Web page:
Advantages Two methods relatively specific for TNT and RDX No preconcentration required for water analysis Disadvantages Relatively poor performance in ETV trials Proven to be difficult to maintain for routine operation at Umatilla Army Depot Detection limits often inadequate for water analysis

58 GC-Ionscan (Barringer Instruments)

GC-Ionscan (Barringer Instruments)

Extensive experience in explosives detection for anti-terrorism applications (Airport Security) Uses Ion Mobility Spectrometry (IMS) Very sensitive for most explosives Combination with GC allows multianalyte method Instrument well developed; minimum development for environmental methods (water)

59 Barringer GC-Ionscan ETV Results (soil)

Barringer GC-Ionscan ETV Results (soil)

TNT RDX Precision (%RSD) 51% 54% Accuracy (mean recovery) 136% 55% False positives 25% 5% False negatives 13% 2% Completeness 100% 100% Throughput 3 samples / hr

60 Barringer GC-Ionscan ETV Results (water)

Barringer GC-Ionscan ETV Results (water)

Method tested: Detection limits (DL) inadequate for any normal application Could be combined with preconcentration using Solid Phase Extraction (SPE) to improve DL

61 Advantages / Disadvantages of Barringer GC-Ionscan

Advantages / Disadvantages of Barringer GC-Ionscan

Advantages Provides on-site multianalyte results for all major target analytes Low false positive / false negative rates Disadvantages Requires on-site chemist with experience Requires compressed gasses on site Relatively poor performance in ETV trials Instrument cost is high ($60,800) Environmental methods need further improvement

62 SRI / CRREL GC-TID Method

SRI / CRREL GC-TID Method

GC-TID Instrument manufactured by SRI (Model 8610C) Method developed by Hewitt et al. 2000 (CRREL) Allows on-site determination of important military high explosives and degradation products and some primary explosives Nitroaromatics: TNT, 2,4-DNT Nitramines: RDX, HMX Nitrate esters: PETN, NG Degradation products: TNB, 2-ADNT, 4-ADNT Instrument costs about $9000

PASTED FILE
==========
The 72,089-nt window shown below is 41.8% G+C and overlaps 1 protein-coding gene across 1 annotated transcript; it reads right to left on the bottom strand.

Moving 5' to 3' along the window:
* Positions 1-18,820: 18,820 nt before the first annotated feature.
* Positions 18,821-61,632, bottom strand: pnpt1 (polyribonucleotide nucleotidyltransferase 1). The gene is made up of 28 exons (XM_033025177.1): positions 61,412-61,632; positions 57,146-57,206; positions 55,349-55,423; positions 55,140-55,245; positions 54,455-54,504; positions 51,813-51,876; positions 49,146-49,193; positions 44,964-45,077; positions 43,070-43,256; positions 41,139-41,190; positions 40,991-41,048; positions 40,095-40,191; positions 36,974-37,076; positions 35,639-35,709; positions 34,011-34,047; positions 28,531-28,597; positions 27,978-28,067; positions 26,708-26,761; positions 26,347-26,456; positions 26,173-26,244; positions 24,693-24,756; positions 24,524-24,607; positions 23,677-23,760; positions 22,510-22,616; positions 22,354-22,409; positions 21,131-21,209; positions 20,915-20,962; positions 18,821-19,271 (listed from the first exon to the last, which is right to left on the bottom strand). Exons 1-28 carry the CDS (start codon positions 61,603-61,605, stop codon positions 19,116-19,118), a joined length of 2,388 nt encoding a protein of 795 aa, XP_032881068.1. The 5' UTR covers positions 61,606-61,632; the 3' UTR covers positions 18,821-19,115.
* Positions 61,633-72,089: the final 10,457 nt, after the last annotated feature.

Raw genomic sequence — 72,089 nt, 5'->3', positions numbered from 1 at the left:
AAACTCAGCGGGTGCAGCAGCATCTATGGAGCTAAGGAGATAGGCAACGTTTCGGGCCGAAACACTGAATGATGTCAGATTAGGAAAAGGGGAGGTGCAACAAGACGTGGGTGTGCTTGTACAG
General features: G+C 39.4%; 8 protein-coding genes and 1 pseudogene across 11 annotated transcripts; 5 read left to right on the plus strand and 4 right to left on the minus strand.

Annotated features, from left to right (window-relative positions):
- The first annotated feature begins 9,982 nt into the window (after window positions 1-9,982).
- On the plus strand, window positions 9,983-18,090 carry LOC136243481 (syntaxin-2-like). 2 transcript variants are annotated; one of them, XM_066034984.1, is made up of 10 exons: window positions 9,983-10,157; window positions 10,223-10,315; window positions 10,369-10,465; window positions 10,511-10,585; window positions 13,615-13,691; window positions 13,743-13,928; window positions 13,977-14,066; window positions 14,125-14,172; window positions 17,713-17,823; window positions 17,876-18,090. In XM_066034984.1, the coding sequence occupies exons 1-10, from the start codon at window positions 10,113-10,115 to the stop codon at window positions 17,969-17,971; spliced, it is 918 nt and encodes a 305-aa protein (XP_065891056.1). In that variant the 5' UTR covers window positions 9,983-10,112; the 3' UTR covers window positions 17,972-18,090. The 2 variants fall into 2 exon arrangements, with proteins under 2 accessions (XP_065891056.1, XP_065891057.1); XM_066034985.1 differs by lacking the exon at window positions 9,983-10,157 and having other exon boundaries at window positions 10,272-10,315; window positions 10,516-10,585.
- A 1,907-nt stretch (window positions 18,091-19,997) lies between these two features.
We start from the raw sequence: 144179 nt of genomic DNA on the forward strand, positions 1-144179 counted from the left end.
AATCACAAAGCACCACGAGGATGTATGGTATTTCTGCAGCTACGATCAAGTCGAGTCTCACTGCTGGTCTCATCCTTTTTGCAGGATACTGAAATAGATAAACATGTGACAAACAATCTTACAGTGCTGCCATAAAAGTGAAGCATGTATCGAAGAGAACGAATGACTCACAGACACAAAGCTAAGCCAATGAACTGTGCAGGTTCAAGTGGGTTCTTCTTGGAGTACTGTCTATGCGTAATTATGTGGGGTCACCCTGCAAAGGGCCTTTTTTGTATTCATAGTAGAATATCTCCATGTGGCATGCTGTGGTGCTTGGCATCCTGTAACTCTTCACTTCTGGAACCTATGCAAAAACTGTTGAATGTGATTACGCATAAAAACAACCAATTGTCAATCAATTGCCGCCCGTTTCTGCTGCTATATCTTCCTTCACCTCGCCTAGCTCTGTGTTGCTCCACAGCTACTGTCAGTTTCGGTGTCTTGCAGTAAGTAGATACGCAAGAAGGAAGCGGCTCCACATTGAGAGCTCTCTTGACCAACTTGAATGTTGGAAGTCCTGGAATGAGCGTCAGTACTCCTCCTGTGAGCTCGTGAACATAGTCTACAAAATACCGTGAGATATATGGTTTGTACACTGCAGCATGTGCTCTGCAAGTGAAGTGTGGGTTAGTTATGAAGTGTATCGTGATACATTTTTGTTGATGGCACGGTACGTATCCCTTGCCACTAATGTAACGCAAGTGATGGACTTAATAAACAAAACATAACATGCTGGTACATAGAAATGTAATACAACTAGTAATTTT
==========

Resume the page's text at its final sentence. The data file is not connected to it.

63 SRI / CRREL GC-TID ETV Results (soil)

SRI / CRREL GC-TID ETV Results (soil)

TNT RDX Precision (%RSD) 17% 13% Accuracy (mean recovery) 97% 91% False positives 1% 0% False negatives 3% 1% Completeness 100% 100% Throughput 3 samples / hr

64 Advantages / Disadvantages of SRI / CRREL GC-TID

Advantages / Disadvantages of SRI / CRREL GC-TID

Advantages Provides on-site results for all major target analytes Excellent quantitative agreement with laboratory Low false positive / false negative rates Instrument cost only about $9,000 Disadvantages Requires on-site chemist with GC experience Requires compressed gasses on site New method; no track record at real sites

65 RIDASCREEN TNT Kit (Accurate Chemical & Scientific)

RIDASCREEN TNT Kit (Accurate Chemical & Scientific)

Classical competitive immunoassay Uses 96 well plate Antigen-antibody reaction Photometric measurement at 450 nm Requires microtiter plate spectrophotometer Detection limits: 30 ppt for water, 3 ppb for soil Crossreactive to TNB, tetryl Cost $775 for 96 test well plate

66 Advantages / Disadvantages of RIDASCREEN TNT Kit

Advantages / Disadvantages of RIDASCREEN TNT Kit

Advantages Provides a quantitative result Requires less training / experience Relatively specific for TNT No preconcentration required for water analysis Disadvantages No corresponding method for RDX No independent validation No track record at real sites

67 Action Criteria for Soils

Action Criteria for Soils

No universal criteria established Action levels are negotiated on a site-specific basis EPA Region 3 Screening Levels (Residential) TNT: 21 mg/kg RDX: 5.8 mg/kg

68 Human-Health-Related Water-Quality Criteria for Explosives-Related

Human-Health-Related Water-Quality Criteria for Explosives-Related

Chemicals

Drinking Water Health Advisory * (µg/L) TNT 2 RDX 2 HMX 400 NG 5 1,3-DNB 1 *Lifetime exposure (EPA 1996)

69 Detection Limits

Detection Limits

Soil (mg/kg) Water (?g/L) SDI EnSys (TNT, RDX) 1.0 1, 5 SDI DTECH (TNT, RDX) 0.5 5 RI Fast 2000 (TNT, RDX) -- 20 Barringer GC-Ionscan 0.3 25 (TNT, RDX) SRI / CRREL GC-TID 0.005, 0.5 -- (TNT, RDX) TI SPREETA (TNT) 0.3 -- RIDASCREEN (TNT) 0.003 --

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70 What About Other Explosives

What About Other Explosives

Ammonium picrate / picric acid Thorne and Jenkins 1997 NG and PETN EnSys (SDI) RDX test works for these too Barringer GC-Ionscan SRI / CRREL GC-TID

71 Overall Conclusions

Overall Conclusions

On-site analysis can be cost effective for site characterization at explosives-contaminated sites In combination with composite sampling, data quality can be adequate for many remedial decisions On-site analysis of production water from pump-and-treat systems has proven very cost effective A number of on-site technologies are available SW846 and ETV have provided information useful for selecting the technology for various applications